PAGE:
National Immigration Forum

Practical Solutions for Immigrants and America


Evangelical Leaders Urge Supreme Court to Strike Down Arizona’s Anti-Immigrant Law

April 23, 2012

Washington, D.C. — Evangelical leaders are speaking out against S.B. 1070, Arizona’s discriminatory immigration law, ahead of the Supreme Court hearing on the law on Wednesday. Statements from seven leaders follow:

Galen Carey, Vice President of Government Relations, National Association of Evangelicals (NAE): “The Supreme Court is hearing an immigration case this week because both Republicans and Democrats in Congress have failed to fix our broken immigration system. The people of Arizona, and every state, deserve a safe and functional legal immigration system, and a sensible plan for those who are already here. The place to work out such a plan is in the Congress and the White House, not in the courts, and certainly not in the 50 state legislatures.”

The Rev. Samuel Rodriguez, President, National Hispanic Christian Leadership Conference (NHCLC): “As the Supreme Court hears oral arguments regarding the constitutionality of Arizona’s immigration policy, we hope and pray that the justices on the nation’s highest court defend the principles embedded in our constitution and founding documents. Arizona’s immigration law discriminates, racially profiles and serves as fodder for those committed to segregation rather than reconciliation. Embedded in the question of states’ rights lies the greater query of individual civil rights; rights that require protection by our judicial branch. This decision will speak to whether our nation will move forward in protecting life, liberty and the pursuit of happiness or digress into the abyss of intolerance, bigotry and racial profiling.”

The Rev. Gabriel Salguero, President, National Latino Evangelical Coalition (NaLEC): “Evangelicals are committed to laws that allow us to minister to and love the immigrant. S.B. 1070 not only fosters profiling but also stands in the way of our Christian duty. Silence is not an option!”

The Rev. Noel Castellanos, CEO of the Christian Community Development Association (CCDA): “On Wednesday, the Supreme Court will consider the constitutionality of Arizona’s anti-immigrant law, which attacks our nation’s conscience and the Biblical call to welcome the stranger. We have seen the law’s terrible effects on our communities, and we believe that it is immoral and unjust. As Christian leaders, we urge our nation’s highest court to adhere to the wisdom of the Lord above all other powers when they make their decision.”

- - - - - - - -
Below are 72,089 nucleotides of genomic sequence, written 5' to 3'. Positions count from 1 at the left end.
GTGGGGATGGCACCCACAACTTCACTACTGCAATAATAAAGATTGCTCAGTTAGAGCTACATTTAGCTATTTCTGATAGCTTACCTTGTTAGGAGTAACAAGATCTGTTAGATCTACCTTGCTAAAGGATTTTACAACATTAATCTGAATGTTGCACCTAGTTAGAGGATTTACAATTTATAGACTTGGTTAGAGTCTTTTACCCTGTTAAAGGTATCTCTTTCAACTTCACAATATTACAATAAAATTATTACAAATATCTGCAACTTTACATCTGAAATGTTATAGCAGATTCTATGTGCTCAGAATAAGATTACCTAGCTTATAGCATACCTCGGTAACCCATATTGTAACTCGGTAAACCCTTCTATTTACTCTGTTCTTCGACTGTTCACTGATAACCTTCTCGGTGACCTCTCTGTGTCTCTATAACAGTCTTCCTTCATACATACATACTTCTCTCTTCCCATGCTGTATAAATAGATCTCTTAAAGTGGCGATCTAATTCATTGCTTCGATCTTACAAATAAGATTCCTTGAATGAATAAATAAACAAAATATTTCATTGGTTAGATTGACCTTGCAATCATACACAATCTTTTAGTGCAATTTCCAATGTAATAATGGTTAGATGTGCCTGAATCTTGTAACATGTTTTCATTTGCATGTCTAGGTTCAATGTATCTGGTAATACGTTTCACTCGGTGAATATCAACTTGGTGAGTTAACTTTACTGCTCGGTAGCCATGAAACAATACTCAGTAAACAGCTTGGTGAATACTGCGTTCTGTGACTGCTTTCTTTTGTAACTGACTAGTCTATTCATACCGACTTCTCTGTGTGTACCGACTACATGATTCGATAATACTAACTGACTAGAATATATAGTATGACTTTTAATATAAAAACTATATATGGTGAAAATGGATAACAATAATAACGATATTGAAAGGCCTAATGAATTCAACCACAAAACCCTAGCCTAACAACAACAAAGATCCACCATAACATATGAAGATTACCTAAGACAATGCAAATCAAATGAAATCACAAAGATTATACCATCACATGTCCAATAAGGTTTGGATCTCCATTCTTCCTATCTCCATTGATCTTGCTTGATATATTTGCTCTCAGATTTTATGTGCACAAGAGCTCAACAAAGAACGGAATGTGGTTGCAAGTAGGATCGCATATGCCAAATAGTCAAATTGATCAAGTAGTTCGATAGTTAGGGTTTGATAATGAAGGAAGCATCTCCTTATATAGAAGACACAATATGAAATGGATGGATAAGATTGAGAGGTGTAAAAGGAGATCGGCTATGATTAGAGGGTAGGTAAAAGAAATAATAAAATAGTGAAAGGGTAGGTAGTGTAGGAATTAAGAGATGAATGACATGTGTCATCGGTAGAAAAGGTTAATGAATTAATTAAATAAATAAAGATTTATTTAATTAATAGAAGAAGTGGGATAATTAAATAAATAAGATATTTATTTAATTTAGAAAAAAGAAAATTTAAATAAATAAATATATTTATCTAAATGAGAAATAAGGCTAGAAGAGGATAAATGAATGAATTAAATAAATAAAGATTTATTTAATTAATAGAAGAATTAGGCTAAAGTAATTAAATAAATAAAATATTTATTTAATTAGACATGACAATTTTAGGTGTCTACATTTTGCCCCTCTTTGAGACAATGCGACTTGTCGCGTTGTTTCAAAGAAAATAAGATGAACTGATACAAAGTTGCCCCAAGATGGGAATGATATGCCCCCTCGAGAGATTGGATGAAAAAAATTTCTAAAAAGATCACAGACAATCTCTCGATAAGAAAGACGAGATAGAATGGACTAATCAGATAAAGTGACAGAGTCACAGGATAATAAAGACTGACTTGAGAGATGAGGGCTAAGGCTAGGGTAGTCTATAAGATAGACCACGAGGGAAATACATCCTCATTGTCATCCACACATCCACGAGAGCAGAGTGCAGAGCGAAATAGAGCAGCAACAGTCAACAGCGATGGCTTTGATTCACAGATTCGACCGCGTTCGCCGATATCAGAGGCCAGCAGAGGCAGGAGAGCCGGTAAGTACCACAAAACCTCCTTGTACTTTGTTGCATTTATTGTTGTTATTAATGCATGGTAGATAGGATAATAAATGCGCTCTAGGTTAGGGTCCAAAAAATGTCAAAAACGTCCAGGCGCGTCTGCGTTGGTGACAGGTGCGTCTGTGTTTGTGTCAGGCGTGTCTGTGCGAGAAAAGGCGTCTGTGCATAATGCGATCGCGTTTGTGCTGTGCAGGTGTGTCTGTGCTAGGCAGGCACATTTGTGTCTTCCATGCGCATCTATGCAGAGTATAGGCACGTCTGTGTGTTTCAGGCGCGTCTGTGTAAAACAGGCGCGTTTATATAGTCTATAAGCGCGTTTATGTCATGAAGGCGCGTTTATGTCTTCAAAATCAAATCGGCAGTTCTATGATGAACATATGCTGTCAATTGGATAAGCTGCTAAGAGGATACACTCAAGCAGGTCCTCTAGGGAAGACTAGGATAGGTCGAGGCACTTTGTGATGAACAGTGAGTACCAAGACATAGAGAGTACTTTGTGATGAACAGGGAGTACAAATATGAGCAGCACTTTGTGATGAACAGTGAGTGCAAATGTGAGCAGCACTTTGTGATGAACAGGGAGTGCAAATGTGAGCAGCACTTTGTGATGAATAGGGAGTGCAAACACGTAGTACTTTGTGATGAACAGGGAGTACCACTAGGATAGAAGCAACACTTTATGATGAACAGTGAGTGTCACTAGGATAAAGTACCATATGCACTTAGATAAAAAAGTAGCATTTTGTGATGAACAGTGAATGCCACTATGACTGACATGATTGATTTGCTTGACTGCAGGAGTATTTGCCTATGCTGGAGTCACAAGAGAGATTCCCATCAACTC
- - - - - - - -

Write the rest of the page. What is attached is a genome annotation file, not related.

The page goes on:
The Rev. Luis Cortés, Jr., President of Esperanza: “We know that the vast majority of Americans support the idea of fixing our broken immigration system at a national level. Arizona’s damaging law has led to racial profiling, leads to disastrous economic consequences, and allows Hispanic communities to be terrorized by its misuse. This law, along with the domino effect it has produced with many other states considering similar laws, is evidence that this problem is reaching a breaking point, and the time for a solution is now. It’s time for those who support fair and balanced federal immigration policies to stand up and let the Supreme Court know that as a nation, we do not want to empower individual states to treat immigrants in this manner. This decision will set the course of our nation’s trajectory for years and perhaps generations to come, and we must lift our voices to determine the course of our future as a united, rather than a fractured, American people.”

Mathew Staver, Dean of Liberty University Law School and an attorney who has argued before the Supreme Court on multiple occasions, added this legal perspective: “The Arizona law illustrates the broken immigration system. The federal government has failed to carry out its Constitutional duty to have an efficient, just, and workable immigration program. Arizona decided to act because the federal government would not, but Arizona went too far. The state law now crosses the line and usurps authority that only the federal government can exercise under the Constitution. Even worse, the Arizona law tramples on the constitutional rights of all citizens by subjecting them to unlawful searches, detentions, fines and even jail. Immigration is not a Mexican, Hispanic, or Arizona problem. It is a national problem, and we need Congress to put aside partisan politics and fix it now.”

Wendy Tarr, Director, CLUE Orange County: “Laws like S.B. 1070 encourage racial profiling and make our communities like police states. People should not be forced to carry papers as they go about their daily lives to prove their right to live in their homes. We need to halt this patchwork of immigration regulations at the state levels that are ineffective and shortsighted and get to the real task of passing comprehensive immigration reform that gives clear pathways for citizenship for those immigrants who are positive contributors to society.”

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